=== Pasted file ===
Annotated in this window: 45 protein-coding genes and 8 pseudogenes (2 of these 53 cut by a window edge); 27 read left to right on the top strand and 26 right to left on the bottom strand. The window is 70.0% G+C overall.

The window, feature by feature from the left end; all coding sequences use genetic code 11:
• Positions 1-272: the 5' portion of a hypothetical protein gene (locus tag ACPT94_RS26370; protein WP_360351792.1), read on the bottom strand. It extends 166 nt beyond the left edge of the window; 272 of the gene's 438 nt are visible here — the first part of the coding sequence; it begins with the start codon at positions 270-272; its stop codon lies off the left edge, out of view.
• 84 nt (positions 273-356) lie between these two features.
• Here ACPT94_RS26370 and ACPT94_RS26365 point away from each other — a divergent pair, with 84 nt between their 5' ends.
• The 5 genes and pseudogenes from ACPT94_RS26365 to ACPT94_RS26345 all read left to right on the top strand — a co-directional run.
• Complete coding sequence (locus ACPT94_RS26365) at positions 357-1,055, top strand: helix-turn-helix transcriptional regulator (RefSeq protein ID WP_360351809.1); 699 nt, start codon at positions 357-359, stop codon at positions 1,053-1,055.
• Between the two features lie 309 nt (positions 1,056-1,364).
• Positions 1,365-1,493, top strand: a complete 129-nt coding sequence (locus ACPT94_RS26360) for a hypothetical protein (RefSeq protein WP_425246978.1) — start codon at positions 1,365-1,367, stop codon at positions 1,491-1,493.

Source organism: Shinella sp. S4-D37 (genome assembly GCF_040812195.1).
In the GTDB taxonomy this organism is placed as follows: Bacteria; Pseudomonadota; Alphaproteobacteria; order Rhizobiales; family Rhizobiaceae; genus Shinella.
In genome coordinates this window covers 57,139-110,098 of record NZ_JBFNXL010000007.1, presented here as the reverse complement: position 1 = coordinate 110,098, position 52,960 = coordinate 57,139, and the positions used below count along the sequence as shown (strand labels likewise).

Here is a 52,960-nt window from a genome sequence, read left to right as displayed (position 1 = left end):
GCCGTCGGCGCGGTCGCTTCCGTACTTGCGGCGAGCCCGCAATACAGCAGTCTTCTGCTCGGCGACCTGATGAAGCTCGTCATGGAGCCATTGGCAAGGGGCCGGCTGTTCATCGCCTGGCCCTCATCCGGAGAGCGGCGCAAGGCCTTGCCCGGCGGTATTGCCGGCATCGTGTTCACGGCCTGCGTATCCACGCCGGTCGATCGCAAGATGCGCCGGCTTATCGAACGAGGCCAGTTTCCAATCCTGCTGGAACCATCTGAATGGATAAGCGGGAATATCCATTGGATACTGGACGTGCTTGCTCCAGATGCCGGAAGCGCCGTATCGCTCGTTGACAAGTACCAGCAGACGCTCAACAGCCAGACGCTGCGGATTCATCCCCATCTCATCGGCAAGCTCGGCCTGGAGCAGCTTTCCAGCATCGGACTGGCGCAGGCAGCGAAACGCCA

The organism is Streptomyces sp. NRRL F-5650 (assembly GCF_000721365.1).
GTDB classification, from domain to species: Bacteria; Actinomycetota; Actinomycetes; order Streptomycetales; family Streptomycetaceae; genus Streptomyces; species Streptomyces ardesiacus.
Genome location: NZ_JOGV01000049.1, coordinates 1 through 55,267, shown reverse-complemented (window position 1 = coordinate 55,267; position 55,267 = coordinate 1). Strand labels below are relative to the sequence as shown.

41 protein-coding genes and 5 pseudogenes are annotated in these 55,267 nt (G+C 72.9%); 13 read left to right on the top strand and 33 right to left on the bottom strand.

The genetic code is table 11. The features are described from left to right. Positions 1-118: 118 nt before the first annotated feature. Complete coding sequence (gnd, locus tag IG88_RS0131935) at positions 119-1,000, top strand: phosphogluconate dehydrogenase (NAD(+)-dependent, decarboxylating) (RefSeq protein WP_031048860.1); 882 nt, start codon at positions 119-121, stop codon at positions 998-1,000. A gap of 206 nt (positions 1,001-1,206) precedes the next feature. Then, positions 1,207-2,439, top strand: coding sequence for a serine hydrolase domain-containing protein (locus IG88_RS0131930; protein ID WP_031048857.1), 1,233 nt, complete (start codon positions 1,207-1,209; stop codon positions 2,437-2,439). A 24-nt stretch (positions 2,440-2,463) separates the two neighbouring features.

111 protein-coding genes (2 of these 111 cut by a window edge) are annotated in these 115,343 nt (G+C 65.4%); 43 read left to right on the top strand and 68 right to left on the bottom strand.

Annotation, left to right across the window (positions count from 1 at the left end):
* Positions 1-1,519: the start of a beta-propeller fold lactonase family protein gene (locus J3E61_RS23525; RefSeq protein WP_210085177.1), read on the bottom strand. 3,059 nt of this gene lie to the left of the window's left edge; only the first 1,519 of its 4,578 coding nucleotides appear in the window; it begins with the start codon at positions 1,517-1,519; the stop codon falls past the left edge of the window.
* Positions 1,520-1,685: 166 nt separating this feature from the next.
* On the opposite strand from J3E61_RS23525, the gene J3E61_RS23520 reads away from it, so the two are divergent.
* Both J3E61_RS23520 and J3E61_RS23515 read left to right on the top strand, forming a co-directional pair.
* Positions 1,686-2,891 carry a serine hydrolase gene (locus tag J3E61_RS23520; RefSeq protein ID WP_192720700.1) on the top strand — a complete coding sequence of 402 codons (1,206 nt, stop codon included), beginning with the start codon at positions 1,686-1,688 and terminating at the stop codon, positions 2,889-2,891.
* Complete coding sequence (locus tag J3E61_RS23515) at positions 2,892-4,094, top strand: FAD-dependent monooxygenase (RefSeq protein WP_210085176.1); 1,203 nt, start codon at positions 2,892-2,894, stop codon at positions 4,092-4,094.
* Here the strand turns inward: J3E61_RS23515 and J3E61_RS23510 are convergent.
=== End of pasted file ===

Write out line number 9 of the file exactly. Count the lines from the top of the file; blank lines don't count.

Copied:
• Positions 1,365-1,493, top strand: a complete 129-nt coding sequence (locus ACPT94_RS26360) for a hypothetical protein (RefSeq protein WP_425246978.1) — start codon at positions 1,365-1,367, stop codon at positions 1,491-1,493.